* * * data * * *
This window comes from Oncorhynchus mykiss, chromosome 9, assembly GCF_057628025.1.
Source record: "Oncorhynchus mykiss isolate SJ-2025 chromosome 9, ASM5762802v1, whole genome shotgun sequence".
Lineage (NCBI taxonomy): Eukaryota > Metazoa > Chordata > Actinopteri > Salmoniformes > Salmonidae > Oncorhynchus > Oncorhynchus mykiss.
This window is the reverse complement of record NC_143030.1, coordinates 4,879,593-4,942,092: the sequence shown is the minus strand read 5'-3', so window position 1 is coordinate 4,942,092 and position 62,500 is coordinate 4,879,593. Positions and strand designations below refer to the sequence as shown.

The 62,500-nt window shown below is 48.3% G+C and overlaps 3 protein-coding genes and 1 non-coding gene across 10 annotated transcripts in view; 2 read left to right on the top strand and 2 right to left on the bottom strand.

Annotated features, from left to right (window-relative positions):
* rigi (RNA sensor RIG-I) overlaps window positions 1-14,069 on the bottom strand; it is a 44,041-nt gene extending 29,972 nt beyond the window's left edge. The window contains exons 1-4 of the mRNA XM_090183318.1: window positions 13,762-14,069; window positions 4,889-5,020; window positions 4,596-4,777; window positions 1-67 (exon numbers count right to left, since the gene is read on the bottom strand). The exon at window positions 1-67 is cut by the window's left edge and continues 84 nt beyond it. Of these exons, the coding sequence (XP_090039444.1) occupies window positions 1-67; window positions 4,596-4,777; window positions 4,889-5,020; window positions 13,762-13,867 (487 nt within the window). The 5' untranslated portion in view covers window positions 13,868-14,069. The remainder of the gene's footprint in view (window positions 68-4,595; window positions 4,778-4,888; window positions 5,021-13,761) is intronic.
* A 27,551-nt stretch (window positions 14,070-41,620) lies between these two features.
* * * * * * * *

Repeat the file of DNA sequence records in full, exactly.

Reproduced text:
This window comes from Oncorhynchus mykiss, chromosome 9, assembly GCF_057628025.1.
Source record: "Oncorhynchus mykiss isolate SJ-2025 chromosome 9, ASM5762802v1, whole genome shotgun sequence".
Lineage (NCBI taxonomy): Eukaryota > Metazoa > Chordata > Actinopteri > Salmoniformes > Salmonidae > Oncorhynchus > Oncorhynchus mykiss.
This window is the reverse complement of record NC_143030.1, coordinates 4,879,593-4,942,092: the sequence shown is the minus strand read 5'-3', so window position 1 is coordinate 4,942,092 and position 62,500 is coordinate 4,879,593. Positions and strand designations below refer to the sequence as shown.

The 62,500-nt window shown below is 48.3% G+C and overlaps 3 protein-coding genes and 1 non-coding gene across 10 annotated transcripts in view; 2 read left to right on the top strand and 2 right to left on the bottom strand.

Annotated features, from left to right (window-relative positions):
* rigi (RNA sensor RIG-I) overlaps window positions 1-14,069 on the bottom strand; it is a 44,041-nt gene extending 29,972 nt beyond the window's left edge. The window contains exons 1-4 of the mRNA XM_090183318.1: window positions 13,762-14,069; window positions 4,889-5,020; window positions 4,596-4,777; window positions 1-67 (exon numbers count right to left, since the gene is read on the bottom strand). The exon at window positions 1-67 is cut by the window's left edge and continues 84 nt beyond it. Of these exons, the coding sequence (XP_090039444.1) occupies window positions 1-67; window positions 4,596-4,777; window positions 4,889-5,020; window positions 13,762-13,867 (487 nt within the window). The 5' untranslated portion in view covers window positions 13,868-14,069. The remainder of the gene's footprint in view (window positions 68-4,595; window positions 4,778-4,888; window positions 5,021-13,761) is intronic.
* A 27,551-nt stretch (window positions 14,070-41,620) lies between these two features.